Levels of opioid misuse may be dependent on sexual orientation

According to NYU School of Medicine, men and women identifying as lesbian, gay, or bisexual are at a higher risk of opioid misuse compared with those who identify as heterosexual.
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According to NYU School of Medicine, men and women identifying as lesbian, gay, or bisexual are at a higher risk of opioid misuse compared with those who identify as heterosexual.

The researchers believe the underlying cause of opioid misuse amongst such individuals could be their need for a coping mechanism from the stress and stigma that arises from being a minority within a largely heterosexual culture. Researchers from NYU School of Medicine, USA, estimate 5% of adults who identify as heterosexual in the U.S. have experienced opioid misuse in the past year, however this is lower than the 9% of individuals who identify as gay or lesbian, and 12% for those who identify as bisexual.

Details of the study

Researchers say the new study is the first of its kind to examine differences in sexual orientation using a nationally representative sample of adults in the U.S.

By amalgamating data from 42,802 people involved in the 2015 National Survey on Drug Use and Health (NSDUH) the study participants were surveyed about their sexual orientation and any misuse of opioids in the past year, as well as past-month and past-year prescription opioid use.

The misuse was categorised as using the drug without a prescription, using in larger amounts or for longer than directed, or using against the recommendation of a doctor.
Senior study author Joseph J. Palamar, PhD explains: “Our study highlights that adults of sexual minority status – particularly women identifying as bisexual – are at increased risk for opioid misuse.”

Palamar is also an associate professor in the Department of Population Health at NYU School of Medicine and a researcher in the Center for Drug Use and HIV/HCV Research at NYU College of Global Public Health, he described the opioid crisis to be “escalating nationwide” and that “it is important to focus on preventing misuse among groups at highest risk.”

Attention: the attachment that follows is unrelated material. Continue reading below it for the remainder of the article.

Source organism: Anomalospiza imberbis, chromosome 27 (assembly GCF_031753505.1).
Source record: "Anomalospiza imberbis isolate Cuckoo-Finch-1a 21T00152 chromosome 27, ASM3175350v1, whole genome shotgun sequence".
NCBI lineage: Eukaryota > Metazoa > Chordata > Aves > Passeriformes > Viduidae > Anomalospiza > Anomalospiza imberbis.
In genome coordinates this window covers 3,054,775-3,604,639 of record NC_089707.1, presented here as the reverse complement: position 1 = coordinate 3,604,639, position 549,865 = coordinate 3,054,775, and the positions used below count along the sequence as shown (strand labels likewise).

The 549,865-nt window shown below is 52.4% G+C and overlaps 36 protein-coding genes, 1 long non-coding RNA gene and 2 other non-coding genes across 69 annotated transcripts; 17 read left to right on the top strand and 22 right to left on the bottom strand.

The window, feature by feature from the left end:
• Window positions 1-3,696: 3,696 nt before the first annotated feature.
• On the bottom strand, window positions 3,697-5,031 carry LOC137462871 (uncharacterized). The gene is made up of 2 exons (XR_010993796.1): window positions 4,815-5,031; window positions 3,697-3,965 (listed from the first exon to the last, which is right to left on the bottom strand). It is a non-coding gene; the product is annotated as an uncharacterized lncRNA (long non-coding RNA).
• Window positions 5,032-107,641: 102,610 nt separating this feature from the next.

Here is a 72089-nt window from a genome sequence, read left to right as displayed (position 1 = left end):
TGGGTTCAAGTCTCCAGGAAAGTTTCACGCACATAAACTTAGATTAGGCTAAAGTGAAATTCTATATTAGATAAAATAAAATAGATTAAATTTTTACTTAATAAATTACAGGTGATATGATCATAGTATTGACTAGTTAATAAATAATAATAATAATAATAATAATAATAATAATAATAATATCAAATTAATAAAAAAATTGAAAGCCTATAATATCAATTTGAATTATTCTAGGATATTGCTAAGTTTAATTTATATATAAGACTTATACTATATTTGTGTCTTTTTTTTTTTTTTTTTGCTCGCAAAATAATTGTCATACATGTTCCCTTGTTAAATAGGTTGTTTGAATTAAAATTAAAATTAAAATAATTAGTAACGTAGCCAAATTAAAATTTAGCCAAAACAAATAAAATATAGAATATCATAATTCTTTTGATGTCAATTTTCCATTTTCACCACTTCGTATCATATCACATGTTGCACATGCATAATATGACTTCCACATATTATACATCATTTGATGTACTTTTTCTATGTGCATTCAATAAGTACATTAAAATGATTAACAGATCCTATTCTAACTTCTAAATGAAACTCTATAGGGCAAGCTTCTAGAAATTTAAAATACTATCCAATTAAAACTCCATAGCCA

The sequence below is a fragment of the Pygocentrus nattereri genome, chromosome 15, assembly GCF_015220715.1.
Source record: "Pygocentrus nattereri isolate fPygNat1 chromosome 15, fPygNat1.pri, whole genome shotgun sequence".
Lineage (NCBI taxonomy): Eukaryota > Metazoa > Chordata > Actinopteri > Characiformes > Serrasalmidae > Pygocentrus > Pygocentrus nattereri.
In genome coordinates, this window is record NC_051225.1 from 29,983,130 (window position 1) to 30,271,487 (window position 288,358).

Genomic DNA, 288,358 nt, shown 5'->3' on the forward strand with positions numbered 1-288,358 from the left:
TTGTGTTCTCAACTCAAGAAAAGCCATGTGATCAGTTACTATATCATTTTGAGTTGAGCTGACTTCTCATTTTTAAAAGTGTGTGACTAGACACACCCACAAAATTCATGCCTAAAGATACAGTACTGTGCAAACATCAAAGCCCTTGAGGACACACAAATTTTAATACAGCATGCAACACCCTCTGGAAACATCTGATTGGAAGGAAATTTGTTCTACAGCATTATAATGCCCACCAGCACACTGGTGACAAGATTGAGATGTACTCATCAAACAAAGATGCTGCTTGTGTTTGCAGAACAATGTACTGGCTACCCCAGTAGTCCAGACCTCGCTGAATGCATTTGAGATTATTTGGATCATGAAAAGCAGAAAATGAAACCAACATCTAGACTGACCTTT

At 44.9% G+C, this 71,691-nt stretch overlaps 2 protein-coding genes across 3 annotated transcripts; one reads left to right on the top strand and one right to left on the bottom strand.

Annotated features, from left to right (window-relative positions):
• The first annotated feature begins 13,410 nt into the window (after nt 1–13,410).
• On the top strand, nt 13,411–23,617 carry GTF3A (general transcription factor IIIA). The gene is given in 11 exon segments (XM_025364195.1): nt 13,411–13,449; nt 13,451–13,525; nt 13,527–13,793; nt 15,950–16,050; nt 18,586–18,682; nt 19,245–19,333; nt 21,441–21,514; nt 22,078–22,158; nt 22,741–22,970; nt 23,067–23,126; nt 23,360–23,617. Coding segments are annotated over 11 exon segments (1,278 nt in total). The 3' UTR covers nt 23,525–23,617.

Opioid misuse as a coping mechanism

The fact that a key finding was that women who identified as bisexual were twice as likely to misuse opioids and experience substance abuse when compared with individuals with other sexual orientations, suggests a serious issue which needs to be tackled.

The researchers suggest that by being a bisexual woman, individuals are not only a minority within a largely heterosexual culture, but also within the lesbian and gay community. Therefore, to address the growing problem of opioid misuse in these groups, the researchers advocate for the establishment and development of more educational programming to help prevent drug use and misuse.

Dustin T. Duncan, ScD, an associate professor in the Department of Population Health at NYU School of Medicine concludes: “Primary care providers, educators, and even parents should consider sexual orientation when assessing those at risk of opioid misuse.”

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